Advice for living with someone who is dealing with hearing loss

If hearing loss can cause so much conflict in a relationship, how do you live with someone who has hearing loss? This will only be an issue for couples who aren’t willing to develop new communication strategies. Here are some of those strategies:

  • Patience: When you recognize that your partner has hearing loss, patience is particularly important. You might have to repeat yourself more frequently or raise the volume of your voice. It may also be necessary to speak in a slower cadence. The effectiveness of your communication can be dramatically improved by practicing this type of patience.
  • When you repeat what you said, try utilizing different words: Typically, you will try to repeat what you said when your partner doesn’t hear you. But try changing the words you use rather than using the same words. Hearing loss can impact some frequencies of speech more than others, which means certain words may be harder to understand (while others are easier). Your message can be reinforced by changing the words you use.
  • Help your partner get used to their hearing aids: Maybe you could do things like taking over trips to the grocery store or other tasks that cause your partner anxiety. You can also ask your partner’s hearing specialist if there are ways you can help them get used to their hearing aids.
  • Encourage your partner to come in for a hearing exam: Your partner’s hearing loss can be controlled with our help. When hearing loss is well-managed, communication is usually more effective (and many other areas of tension may recede as well). In addition, managing hearing loss is a safety concern: hearing loss can impact your ability to hear the telephone, smoke detectors and fire alarms, and the doorbell. You might also fail to hear oncoming traffic. We can help your partner better regulate any of these potential issues.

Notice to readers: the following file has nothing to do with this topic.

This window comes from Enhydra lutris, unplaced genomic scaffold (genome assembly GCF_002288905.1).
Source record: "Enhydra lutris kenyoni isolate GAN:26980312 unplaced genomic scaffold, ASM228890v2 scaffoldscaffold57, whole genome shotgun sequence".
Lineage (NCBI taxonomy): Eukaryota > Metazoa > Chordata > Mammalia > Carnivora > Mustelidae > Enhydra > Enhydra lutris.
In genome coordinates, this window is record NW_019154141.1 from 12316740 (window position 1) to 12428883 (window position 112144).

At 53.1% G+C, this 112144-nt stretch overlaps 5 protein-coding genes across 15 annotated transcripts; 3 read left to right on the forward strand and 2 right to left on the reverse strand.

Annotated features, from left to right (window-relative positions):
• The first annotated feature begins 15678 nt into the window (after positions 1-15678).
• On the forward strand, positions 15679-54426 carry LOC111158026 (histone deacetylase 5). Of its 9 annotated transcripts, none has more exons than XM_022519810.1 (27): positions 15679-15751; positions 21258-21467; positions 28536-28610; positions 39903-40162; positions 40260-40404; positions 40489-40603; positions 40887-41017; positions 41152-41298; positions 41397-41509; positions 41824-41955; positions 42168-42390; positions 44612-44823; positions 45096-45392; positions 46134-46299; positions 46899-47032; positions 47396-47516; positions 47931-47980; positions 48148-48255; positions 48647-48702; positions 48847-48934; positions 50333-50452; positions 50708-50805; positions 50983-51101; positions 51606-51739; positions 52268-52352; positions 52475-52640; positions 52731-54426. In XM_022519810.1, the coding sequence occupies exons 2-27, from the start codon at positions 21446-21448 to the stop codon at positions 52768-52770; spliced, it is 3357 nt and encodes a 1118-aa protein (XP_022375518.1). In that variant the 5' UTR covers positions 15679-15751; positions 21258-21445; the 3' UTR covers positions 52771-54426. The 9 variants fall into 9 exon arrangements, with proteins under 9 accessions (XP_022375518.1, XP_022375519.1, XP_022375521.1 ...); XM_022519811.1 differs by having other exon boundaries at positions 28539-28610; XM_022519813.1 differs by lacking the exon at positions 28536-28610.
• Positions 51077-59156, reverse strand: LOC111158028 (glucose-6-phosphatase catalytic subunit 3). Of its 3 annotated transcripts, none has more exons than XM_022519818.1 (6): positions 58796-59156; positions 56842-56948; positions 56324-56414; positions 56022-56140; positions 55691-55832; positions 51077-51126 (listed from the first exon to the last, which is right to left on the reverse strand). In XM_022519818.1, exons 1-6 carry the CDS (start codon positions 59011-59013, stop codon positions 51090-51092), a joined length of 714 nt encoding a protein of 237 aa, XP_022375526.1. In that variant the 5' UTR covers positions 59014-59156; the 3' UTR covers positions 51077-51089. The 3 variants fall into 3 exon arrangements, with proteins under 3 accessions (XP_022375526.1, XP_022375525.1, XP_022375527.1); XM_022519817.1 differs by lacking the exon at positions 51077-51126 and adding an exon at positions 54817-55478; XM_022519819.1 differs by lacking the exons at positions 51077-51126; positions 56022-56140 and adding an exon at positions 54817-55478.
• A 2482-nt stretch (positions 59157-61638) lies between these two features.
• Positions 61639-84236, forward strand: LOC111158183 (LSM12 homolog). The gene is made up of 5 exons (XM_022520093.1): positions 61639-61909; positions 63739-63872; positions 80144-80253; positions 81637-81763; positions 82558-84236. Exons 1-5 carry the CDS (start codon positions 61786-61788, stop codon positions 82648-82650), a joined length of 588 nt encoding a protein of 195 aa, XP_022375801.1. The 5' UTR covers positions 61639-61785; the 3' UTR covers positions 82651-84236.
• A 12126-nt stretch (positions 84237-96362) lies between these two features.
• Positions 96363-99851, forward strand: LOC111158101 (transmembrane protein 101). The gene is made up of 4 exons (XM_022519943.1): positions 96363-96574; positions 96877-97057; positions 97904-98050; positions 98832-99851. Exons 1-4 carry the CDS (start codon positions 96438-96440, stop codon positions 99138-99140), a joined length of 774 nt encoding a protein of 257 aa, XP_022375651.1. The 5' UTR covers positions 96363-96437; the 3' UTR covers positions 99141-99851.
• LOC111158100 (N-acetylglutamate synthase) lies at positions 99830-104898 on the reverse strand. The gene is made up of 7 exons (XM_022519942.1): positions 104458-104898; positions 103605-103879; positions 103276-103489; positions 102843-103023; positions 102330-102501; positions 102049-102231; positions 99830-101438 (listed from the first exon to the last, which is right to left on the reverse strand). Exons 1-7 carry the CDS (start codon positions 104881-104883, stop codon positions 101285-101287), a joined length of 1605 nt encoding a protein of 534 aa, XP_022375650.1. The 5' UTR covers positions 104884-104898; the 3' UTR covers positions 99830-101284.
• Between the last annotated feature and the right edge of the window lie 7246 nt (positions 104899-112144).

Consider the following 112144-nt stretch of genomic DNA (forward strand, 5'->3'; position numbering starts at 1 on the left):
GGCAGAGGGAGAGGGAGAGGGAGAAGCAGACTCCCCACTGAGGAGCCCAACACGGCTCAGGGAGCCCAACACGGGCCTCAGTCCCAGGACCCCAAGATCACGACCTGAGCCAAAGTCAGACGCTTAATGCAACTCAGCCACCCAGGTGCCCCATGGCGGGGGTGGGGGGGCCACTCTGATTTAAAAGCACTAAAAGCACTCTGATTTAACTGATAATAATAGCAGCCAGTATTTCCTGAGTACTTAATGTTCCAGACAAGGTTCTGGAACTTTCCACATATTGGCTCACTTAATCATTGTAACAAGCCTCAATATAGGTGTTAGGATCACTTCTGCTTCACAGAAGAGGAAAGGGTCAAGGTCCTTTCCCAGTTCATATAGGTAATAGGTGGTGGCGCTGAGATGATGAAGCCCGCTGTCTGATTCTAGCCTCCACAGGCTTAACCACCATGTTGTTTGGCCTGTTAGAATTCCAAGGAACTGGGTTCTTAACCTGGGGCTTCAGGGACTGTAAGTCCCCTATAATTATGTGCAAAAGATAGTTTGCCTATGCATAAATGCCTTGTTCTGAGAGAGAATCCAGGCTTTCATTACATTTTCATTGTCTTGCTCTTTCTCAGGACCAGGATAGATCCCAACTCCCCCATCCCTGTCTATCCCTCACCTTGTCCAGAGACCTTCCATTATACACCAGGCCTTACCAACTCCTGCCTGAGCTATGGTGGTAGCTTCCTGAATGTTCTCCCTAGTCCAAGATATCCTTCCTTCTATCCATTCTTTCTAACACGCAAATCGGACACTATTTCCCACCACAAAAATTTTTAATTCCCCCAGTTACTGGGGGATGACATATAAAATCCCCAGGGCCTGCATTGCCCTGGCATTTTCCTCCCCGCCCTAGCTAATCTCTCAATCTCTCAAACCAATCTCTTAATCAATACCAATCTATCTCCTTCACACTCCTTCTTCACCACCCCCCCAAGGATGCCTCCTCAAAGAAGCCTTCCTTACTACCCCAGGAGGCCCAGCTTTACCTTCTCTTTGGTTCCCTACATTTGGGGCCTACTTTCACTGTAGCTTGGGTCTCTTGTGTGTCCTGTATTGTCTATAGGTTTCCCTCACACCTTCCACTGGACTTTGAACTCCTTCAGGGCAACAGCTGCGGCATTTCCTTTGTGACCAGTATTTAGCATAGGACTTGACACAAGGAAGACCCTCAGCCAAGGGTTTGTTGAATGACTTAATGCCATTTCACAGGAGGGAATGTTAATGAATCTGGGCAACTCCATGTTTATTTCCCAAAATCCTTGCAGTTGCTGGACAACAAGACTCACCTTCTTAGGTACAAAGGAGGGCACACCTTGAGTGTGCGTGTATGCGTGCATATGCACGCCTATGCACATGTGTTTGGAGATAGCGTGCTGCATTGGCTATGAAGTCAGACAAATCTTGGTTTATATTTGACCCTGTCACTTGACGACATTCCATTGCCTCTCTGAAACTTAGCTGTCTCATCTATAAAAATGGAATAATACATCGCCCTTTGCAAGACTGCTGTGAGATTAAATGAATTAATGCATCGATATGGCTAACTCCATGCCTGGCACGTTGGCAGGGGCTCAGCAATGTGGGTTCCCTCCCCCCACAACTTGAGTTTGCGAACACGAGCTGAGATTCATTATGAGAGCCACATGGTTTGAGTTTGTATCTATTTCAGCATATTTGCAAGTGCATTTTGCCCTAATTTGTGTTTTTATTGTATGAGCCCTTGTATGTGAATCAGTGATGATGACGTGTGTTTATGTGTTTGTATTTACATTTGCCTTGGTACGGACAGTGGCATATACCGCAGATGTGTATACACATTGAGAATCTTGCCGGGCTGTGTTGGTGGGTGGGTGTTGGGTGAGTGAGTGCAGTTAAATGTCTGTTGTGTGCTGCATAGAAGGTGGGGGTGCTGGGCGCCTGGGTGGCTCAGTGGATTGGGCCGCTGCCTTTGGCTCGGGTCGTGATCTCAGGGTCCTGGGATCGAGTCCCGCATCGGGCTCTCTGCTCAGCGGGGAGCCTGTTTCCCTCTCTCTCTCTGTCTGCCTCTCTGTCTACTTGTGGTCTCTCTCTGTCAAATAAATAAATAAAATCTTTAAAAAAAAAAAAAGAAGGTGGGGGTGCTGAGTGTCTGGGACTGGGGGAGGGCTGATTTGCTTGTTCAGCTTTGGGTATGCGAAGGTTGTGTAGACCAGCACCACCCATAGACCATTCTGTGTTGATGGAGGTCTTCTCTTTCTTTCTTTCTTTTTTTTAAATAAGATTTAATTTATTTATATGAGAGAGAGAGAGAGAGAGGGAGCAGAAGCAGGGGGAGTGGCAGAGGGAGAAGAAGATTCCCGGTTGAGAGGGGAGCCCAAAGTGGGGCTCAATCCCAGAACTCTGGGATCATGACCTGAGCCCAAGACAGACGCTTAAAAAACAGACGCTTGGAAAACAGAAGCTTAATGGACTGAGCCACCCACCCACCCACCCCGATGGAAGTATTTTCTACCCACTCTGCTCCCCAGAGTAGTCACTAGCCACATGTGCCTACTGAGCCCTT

• As much as possible, try to look right into the face of the person you’re speaking with: For someone who is dealing with hearing loss, face-to-face communication can give an abundance of visual cues. Your partner will be able to read facial cues and body language. It’s also easier to preserve concentration and eye contact. By giving your partner more visual information to process they will have a less difficult time understanding what you mean.

What happens after you get diagnosed?

Hearing assessments are generally non-invasive and really simple. In most cases, individuals who are tested will do little more than put on specialized headphones and raise their hand when they hear a sound. You will be better able to manage your symptoms and your relationships after you get a diagnosis.

Take the hearing loss associated tension out of your relationship by encouraging your partner to come see us for a hearing examination.

The site information is for educational and informational purposes only and does not constitute medical advice. To receive personalized advice or treatment, schedule an appointment.